sâmbătă, 24 mai 2008
Amazingly, MAPS is the only organization that is attempting to resolve the controversy over medical marijuana via the FDA research route.
MAPS' goal is to initiate and fund a serious drug development research program aimed at proving to the satisfaction of the FDA that marijuana is safe and efficacious for specific medical uses and should become a legal, FDA-approved prescription medicine.
Prior to initiating a serious drug development research program that would require an estimated $5 million and 5 years, MAPS first needs to obtain access to an independent source of supply of marijuana that is legal for medical research. MAPS, in association with Prof. Lyle Craker, UMass Amherst Dept. of Plant and Soil Sciences, is in the midst of what is now a six year struggle seeking DEA permission to establish a medical marijuana production facility to grow high- potency marijuana for FDA-approved research.
At present, the National Institute on Drug Abuse (NIDA) has a monopoly on the supply of marijuana that can be used in research, provides low-potency material, and only makes it available to projects it approves. MAPS needs its own independent source of supply since NIDA's arbitrary and lengthy review process for providing marijuana essential to research can derail any drug development plan. NIDA has refused to supply marijuana to two MAPS-sponsored protocols that the FDA had already approved.
Despite NIDA obstructionism, MAPS has been able to provide some analytical data about the constituents of the marijuana vapors produced by vaporizers to Dr. Donald Abrams, UC San Francisco. Dr. Abrams has used this data as part of his successful application to FDA to conduct a study evaluating subjective effects, cannabinoid blood levels, and carbon monoxide levels in subjects who smoke marijuana and then at a different time inhale marijuana vapors from a vaporizer.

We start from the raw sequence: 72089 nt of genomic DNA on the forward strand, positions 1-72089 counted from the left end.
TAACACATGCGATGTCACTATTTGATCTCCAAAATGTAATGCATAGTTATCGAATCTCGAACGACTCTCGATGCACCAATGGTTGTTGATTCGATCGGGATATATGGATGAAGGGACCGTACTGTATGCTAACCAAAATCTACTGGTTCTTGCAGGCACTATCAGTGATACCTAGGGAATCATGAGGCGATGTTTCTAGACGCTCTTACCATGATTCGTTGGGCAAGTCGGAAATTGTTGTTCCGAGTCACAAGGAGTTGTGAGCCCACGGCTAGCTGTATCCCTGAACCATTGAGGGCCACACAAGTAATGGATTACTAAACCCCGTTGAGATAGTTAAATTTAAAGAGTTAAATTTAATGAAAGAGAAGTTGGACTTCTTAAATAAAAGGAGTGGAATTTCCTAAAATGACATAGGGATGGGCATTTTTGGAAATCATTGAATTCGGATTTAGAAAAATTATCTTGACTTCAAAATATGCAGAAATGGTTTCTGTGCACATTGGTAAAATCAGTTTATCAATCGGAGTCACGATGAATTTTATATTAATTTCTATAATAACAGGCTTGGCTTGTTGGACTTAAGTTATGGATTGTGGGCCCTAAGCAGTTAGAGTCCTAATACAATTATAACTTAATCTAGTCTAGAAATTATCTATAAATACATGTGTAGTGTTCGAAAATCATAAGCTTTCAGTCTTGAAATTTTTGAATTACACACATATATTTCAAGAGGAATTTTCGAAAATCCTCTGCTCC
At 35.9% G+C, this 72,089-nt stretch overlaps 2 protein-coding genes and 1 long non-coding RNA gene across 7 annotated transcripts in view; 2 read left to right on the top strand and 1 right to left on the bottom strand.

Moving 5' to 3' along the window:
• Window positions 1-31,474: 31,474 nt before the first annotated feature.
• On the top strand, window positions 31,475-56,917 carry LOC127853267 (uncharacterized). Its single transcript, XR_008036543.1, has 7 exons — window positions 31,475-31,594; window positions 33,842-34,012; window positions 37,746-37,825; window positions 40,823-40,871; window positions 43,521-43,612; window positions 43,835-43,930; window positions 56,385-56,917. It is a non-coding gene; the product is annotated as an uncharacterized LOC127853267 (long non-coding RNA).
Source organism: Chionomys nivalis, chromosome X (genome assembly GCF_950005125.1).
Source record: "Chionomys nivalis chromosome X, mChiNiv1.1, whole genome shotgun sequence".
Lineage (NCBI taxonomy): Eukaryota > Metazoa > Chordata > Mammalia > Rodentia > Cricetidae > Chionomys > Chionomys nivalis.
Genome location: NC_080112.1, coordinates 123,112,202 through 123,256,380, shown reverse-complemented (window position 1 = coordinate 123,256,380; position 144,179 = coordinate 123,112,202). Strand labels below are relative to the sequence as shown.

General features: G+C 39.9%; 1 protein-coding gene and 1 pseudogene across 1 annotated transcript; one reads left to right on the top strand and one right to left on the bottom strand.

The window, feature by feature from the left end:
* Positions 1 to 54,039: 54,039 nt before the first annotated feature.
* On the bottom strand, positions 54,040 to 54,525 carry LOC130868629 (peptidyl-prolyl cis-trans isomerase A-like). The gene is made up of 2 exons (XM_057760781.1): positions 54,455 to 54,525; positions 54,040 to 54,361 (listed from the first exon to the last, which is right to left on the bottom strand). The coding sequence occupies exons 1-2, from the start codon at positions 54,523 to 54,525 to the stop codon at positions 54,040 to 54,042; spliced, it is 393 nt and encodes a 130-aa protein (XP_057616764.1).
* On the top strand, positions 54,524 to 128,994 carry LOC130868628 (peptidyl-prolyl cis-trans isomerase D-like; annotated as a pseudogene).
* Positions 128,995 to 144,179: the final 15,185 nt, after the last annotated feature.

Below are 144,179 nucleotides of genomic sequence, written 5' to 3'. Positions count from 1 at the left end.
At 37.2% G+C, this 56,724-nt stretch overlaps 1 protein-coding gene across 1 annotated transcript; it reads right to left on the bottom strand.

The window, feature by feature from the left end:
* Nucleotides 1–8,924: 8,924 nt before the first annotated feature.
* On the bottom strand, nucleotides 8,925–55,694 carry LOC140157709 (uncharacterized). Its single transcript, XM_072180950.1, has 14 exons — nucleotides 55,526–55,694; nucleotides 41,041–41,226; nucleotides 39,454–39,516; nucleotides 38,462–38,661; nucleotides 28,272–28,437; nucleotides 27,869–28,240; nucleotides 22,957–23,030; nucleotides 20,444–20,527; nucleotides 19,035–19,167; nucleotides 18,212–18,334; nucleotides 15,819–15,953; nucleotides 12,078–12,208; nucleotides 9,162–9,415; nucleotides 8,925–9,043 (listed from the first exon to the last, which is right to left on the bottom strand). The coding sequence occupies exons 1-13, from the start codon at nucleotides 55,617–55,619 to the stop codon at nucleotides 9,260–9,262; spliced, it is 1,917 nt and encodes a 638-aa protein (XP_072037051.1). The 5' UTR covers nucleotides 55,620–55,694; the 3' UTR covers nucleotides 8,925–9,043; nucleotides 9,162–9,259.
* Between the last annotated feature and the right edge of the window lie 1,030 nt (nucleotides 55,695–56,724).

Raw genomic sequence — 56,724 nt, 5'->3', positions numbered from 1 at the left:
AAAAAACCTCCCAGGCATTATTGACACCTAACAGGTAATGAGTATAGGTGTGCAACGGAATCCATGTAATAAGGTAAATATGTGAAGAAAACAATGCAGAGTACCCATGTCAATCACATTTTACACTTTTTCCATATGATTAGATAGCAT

The initiation of FDA-approved clinical research with a marijuana vaporizer was MAPS' second prerequisite to starting a serious drug development research program, so that clinical research could be conducted both with smoked and vaporized marijuana. That way, we'd be able to produce data that would compare the risks of smoking v. vaporization and could address the Institute of Medicine's recommendation for a non-smoking delivery system with a system that works with the plant itself. At present, only the ending of NIDA's monopoly on supply (which it doesn't have for MDMA, LSD, psilocybin or any other Schedule 1 drug) stands in the way of an active effort to develop marijuana into an FDA-approved prescription medicine.